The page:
14. 14. Impact of climate change on specific coastal and marine habitats<br />Sandy shores and sand dunes<br />Loss of nesting areas for shore crabs, marine turtles and waders<br />Loss of sand dune stabilizing vegetations viz. Ipomea, Spinifix<br />Ground water quality<br />Economic loss, coastal tourism and fisheries related livelihood <br />
  15. 15. Impact of climate change on specific coastal and marine habitats<br />Oceanic Islands<br />Impact and loss of coraline and volcanic islands (viz. Lakshadweep (Pitti island) and Andaman & Nicobar)<br />Loss of endemic species (Megapod, Amphibians and Reptiles)<br />
  16. 16. Endemism – An overview in Andamans<br />
  17. 17. Endemics - Forest lizard<br />©S.P.Vijayakumar<br />
  18. 18. Endemics - Nicobar Tree Frog<br />©S.P.Vijayakumar<br />
  19. 19. Endemics - Andaman cobra<br />©S.P.Vijayakumar<br />
  20. 20. Endemics- Narcondam Hornbill<br />
  21. 21. Endemics - Nicobar Megapode<br />http://www.birding.in/birds/Galliformes/nicobar_scrubfowl.htm<br />
  22. 22. Invertebrates - The giant crabs<br />©S.P.Vijayakumar<br />
  23. 23. Impact on Conservation Network (PAs and Conservation Areas)<br />Impact on 60-70 coast based PAs in India<br />Impact on 106 Important Coastal and Marine Biodiversity Areas (ICMBA)<br />Loss of coast based important bird areas (Pitti Island, Rann of Kachchh, Kolleru, Pulicate, Chilka & Sunderban)<br />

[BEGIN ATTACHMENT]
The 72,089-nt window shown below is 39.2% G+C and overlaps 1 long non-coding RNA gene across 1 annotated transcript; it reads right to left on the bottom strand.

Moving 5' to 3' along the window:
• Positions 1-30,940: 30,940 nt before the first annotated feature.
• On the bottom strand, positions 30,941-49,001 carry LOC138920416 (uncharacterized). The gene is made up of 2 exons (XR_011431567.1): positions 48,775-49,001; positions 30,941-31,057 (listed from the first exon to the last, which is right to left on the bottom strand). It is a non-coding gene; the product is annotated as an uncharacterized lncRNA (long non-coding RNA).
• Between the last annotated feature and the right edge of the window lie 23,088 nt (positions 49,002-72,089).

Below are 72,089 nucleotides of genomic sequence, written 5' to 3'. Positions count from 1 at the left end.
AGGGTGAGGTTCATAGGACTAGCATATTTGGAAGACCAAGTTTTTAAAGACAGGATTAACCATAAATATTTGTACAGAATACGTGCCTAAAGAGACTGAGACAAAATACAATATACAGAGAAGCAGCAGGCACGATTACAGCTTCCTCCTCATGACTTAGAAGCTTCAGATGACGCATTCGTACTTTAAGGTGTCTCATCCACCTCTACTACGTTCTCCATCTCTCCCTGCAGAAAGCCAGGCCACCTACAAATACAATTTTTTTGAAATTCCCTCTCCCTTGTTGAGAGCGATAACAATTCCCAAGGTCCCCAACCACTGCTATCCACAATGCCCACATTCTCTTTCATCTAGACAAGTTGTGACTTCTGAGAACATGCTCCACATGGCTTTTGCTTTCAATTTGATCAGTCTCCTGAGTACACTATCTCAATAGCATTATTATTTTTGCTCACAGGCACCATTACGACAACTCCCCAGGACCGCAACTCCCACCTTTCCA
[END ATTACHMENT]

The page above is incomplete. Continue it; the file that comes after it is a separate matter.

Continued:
24. 24. Identified ICMBA sites (106)<br />62 ICMBAs West Coast<br />44 ICMBAs East Coast<br />
  25. 25. Prioritized ICMBA sites<br />Alia Bet<br />Madhavpur<br />Chandipur<br />Purna<br />Thane<br />Chilka<br />Rushikulya<br />Naupada<br />Purnagad<br />Bantumilli<br />Achra-Malvan<br />Machilipatnam<br />Kali<br />Netrani<br />Kundapur<br />Kaliveli<br />Kolavipalem<br />Pichavaram<br />Vypin-Fort Kochi<br />Kumarakom<br />Palk Bay<br />Kumbalangi<br />
  26. 26. Impact on Indicator Flagship Species of Conservation Importance<br />Horseshoe crab-loss of breeding and nesting ground<br />Salt water crocodile-Innundation and loss of nesting ground<br />Turtles-Batagurbaskaand Pelochelyscantori<br />Aquatic mammals-Irrawady dolphins and gangetic dolphins<br />Marine turtles – Sea turtles<br />Egglaying Snakes-Achrochordus, Laticauda<br />Mammals – tiger, fishing cat ad Otter<br />Obligate vegetation – Seagrass, Seaweeds and Halophytes<br />
  27. 27. Horse shoe Crab<br />Tachypleus gigas<br />Carcinoscorpius rotundicauda<br />
  28. 28.
  29. 29. River Terrapin (Batagur baska)<br />
  30. 30. Asian giant softshell turtle (Pelochelyscantori)<br />
  31. 31. Gangetic Dolphin in WB<br />
  32. 32. Irrawaddy Dolphins<br />
  33. 33.
  34. 34. Royal Bengal TigerPantheratigris<br />Sunderbans – largest known population in India, also largest /reports of man-tiger conflict/Worlds only known population of tigers in littoral habitat<br />Threats: Poaching & Retaliatory killings due to tiger-human conflicts<br />
  35. 35. Fishing Cat (Prionailurusviverrinus) <br />
  36. 36. Smooth coated Otter (Lutrogaleperspicillata)<br />
  37. 37. Seaweed & Sea Grass<br />
  38. 38. Impact on Ethnic Human Population<br />Coast based fishing communities<br />Indigenous tribal populations viz. Jarawas, Shompens, Onge, Sentineles, Great Andamanese, Nicobari<br />
  39. 39. Indigenous communities - <br />The Great Andamanese<br />The Onge<br />The Jarawa<br />The Sentineli<br />Nicobarese<br />Shompens<br />Pankaj Saksheria<br />©S.P.Vijayakumar<br />
  40. 40. Other identified impacts<br />Impact on TSD (Temperature dependent Sex Determination) – Turtles and Crocodiles<br />Enhanced cyclone, hurricanes, thunder storms and more frequent El-Nino like conditions<br />